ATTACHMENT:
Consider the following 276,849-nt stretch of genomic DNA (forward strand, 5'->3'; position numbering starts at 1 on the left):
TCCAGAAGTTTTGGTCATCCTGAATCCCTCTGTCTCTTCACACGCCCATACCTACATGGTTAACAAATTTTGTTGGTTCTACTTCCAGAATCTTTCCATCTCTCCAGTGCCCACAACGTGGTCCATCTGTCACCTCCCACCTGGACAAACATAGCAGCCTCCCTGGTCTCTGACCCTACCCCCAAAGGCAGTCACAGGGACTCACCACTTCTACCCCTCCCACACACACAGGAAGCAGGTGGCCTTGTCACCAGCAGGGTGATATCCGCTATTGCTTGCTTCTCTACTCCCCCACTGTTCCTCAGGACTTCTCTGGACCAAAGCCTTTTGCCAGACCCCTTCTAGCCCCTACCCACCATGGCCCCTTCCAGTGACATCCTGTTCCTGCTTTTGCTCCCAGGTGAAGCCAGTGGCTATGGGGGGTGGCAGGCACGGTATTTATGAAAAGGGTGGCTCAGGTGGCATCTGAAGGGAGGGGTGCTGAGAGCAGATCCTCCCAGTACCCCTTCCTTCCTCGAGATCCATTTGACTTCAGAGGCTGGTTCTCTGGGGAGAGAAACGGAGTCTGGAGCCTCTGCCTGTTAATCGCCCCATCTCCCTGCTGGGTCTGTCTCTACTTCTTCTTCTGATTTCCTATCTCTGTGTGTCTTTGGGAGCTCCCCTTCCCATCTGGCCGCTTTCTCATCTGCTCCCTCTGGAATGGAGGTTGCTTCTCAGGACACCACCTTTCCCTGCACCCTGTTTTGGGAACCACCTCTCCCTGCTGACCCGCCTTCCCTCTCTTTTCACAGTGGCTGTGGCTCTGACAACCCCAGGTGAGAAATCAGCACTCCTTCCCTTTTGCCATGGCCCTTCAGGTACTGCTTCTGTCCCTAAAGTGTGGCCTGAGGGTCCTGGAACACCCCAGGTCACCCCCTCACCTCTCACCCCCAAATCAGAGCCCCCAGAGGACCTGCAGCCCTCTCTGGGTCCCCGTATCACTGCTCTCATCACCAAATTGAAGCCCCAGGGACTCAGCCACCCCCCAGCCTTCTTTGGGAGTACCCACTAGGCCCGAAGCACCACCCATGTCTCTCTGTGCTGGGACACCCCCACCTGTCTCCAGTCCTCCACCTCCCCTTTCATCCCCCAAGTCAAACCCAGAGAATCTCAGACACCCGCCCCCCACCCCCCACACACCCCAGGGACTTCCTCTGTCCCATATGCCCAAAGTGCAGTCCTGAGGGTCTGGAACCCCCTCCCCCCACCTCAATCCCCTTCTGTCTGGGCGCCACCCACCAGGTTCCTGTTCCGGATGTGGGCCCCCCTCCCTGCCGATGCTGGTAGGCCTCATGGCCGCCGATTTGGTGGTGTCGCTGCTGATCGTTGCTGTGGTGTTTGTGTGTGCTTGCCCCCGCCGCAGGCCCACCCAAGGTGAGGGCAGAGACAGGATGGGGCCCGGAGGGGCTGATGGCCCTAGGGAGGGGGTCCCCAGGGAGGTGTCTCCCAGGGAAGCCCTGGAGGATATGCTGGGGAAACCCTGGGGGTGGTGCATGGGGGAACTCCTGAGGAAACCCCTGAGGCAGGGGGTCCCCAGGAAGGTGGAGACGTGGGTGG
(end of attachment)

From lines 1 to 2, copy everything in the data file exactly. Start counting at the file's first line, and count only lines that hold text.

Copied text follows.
Consider the following 276,849-nt stretch of genomic DNA (forward strand, 5'->3'; position numbering starts at 1 on the left):
TCCAGAAGTTTTGGTCATCCTGAATCCCTCTGTCTCTTCACACGCCCATACCTACATGGTTAACAAATTTTGTTGGTTCTACTTCCAGAATCTTTCCATCTCTCCAGTGCCCACAACGTGGTCCATCTGTCACCTCCCACCTGGACAAACATAGCAGCCTCCCTGGTCTCTGACCCTACCCCCAAAGGCAGTCACAGGGACTCACCACTTCTACCCCTCCCACACACACAGGAAGCAGGTGGCCTTGTCACCAGCAGGGTGATATCCGCTATTGCTTGCTTCTCTACTCCCCCACTGTTCCTCAGGACTTCTCTGGACCAAAGCCTTTTGCCAGACCCCTTCTAGCCCCTACCCACCATGGCCCCTTCCAGTGACATCCTGTTCCTGCTTTTGCTCCCAGGTGAAGCCAGTGGCTATGGGGGGTGGCAGGCACGGTATTTATGAAAAGGGTGGCTCAGGTGGCATCTGAAGGGAGGGGTGCTGAGAGCAGATCCTCCCAGTACCCCTTCCTTCCTCGAGATCCATTTGACTTCAGAGGCTGGTTCTCTGGGGAGAGAAACGGAGTCTGGAGCCTCTGCCTGTTAATCGCCCCATCTCCCTGCTGGGTCTGTCTCTACTTCTTCTTCTGATTTCCTATCTCTGTGTGTCTTTGGGAGCTCCCCTTCCCATCTGGCCGCTTTCTCATCTGCTCCCTCTGGAATGGAGGTTGCTTCTCAGGACACCACCTTTCCCTGCACCCTGTTTTGGGAACCACCTCTCCCTGCTGACCCGCCTTCCCTCTCTTTTCACAGTGGCTGTGGCTCTGACAACCCCAGGTGAGAAATCAGCACTCCTTCCCTTTTGCCATGGCCCTTCAGGTACTGCTTCTGTCCCTAAAGTGTGGCCTGAGGGTCCTGGAACACCCCAGGTCACCCCCTCACCTCTCACCCCCAAATCAGAGCCCCCAGAGGACCTGCAGCCCTCTCTGGGTCCCCGTATCACTGCTCTCATCACCAAATTGAAGCCCCAGGGACTCAGCCACCCCCCAGCCTTCTTTGGGAGTACCCACTAGGCCCGAAGCACCACCCATGTCTCTCTGTGCTGGGACACCCCCACCTGTCTCCAGTCCTCCACCTCCCCTTTCATCCCCCAAGTCAAACCCAGAGAATCTCAGACACCCGCCCCCCACCCCCCACACACCCCAGGGACTTCCTCTGTCCCATATGCCCAAAGTGCAGTCCTGAGGGTCTGGAACCCCCTCCCCCCACCTCAATCCCCTTCTGTCTGGGCGCCACCCACCAGGTTCCTGTTCCGGATGTGGGCCCCCCTCCCTGCCGATGCTGGTAGGCCTCATGGCCGCCGATTTGGTGGTGTCGCTGCTGATCGTTGCTGTGGTGTTTGTGTGTGCTTGCCCCCGCCGCAGGCCCACCCAAGGTGAGGGCAGAGACAGGATGGGGCCCGGAGGGGCTGATGGCCCTAGGGAGGGGGTCCCCAGGGAGGTGTCTCCCAGGGAAGCCCTGGAGGATATGCTGGGGAAACCCTGGGGGTGGTGCATGGGGGAACTCCTGAGGAAACCCCTGAGGCAGGGGGTCCCCAGGAAGGTGGAGACGTGGGTGG